Games and Activities in the Classroom

Games and Activities in the Classroom

Reflective Diary submitted by Augusta, Valencia.


Games and activities are not to be underestimated when teaching English. They shouldn’t be viewed just as something to do just to fill up the time, Games also help the teacher to create contexts in which the language is useful and meaningful.

If I’ve got some spare times in my 40 minutes’ classes I take advantage of it to play little games with my students. I find it helpful because the students feel more relaxed, the lesson gets even more interesting and, in my opinion most important of all, they absorb all this information and vocabulary on which the lesson is based, very quickly and still being able to remember them as time goes on.

Games help and encourage many learners to sustain their interest and work. I try to adapt these kinds of activity according to age and specific needs. Obviously, these must not be done as a last-minute thing because the results might not end up being good: preparing in advance is always the key.
Additionally, preparing just one game might not be enough, because all students are different and they have got different needs. Therefore, I always set aside four, five different activities in the event that one doesn’t work as I’d wished for.
Experienced teachers in the school I worked in had given me some interesting suggestions to use in class:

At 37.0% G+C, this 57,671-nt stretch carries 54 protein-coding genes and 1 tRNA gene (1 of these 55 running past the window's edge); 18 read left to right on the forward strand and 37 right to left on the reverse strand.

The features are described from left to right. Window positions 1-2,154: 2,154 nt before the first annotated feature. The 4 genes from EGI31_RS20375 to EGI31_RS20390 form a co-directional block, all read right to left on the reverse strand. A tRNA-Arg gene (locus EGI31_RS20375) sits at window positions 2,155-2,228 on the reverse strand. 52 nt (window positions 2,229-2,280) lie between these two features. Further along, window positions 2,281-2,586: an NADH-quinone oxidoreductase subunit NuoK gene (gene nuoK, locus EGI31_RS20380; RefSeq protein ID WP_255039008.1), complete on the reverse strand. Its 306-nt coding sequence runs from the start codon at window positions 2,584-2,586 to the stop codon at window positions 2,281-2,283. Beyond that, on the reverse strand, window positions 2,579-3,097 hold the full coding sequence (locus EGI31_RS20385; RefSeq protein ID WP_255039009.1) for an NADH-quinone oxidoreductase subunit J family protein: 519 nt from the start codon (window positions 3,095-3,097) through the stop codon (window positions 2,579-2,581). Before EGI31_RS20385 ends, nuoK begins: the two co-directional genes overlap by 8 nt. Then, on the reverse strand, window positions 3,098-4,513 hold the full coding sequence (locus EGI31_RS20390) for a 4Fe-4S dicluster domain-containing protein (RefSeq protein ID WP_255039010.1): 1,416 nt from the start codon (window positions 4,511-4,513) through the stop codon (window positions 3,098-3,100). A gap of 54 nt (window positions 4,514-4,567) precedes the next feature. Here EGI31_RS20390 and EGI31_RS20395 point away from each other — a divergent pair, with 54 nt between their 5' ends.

1. For example, I personally like to use the “lie game”. The students have to tell me his/her story by lying to me using the grammar point required for the lesson, and if possible, inserting idioms. If at first they find it difficult to invent a story or they feel a little bit shy I narrate one myself, making it comical for instance, and sometimes exaggerating a little. By doing this I noticed that they become more and more confident and make lots of effort using new vocabulary, going out of their linguistic comfort zone.
  2. Another game I like to use in class (quite similar to the previous one) involves both me and my students. In turns they have to tell me 4 truths and one lie about any topic and I have to guess what the lie is, giving each of the statement an opinion about why they think that particular sentence is the truth or a lie. My students have found this really enjoyable.
  3. Certainly, there are many other games and activities applicable to classes. It is up to the teacher to choose them wisely and to make them relevant and enjoyable. They can be used to give practice in all language skills and be used to practice many types of communication.


Works cited:

  • http://www.teflgames.com/why.html
  • http://www.huffingtonpost.com/grant-wiggins/why-students-are-bored_b_4274474.html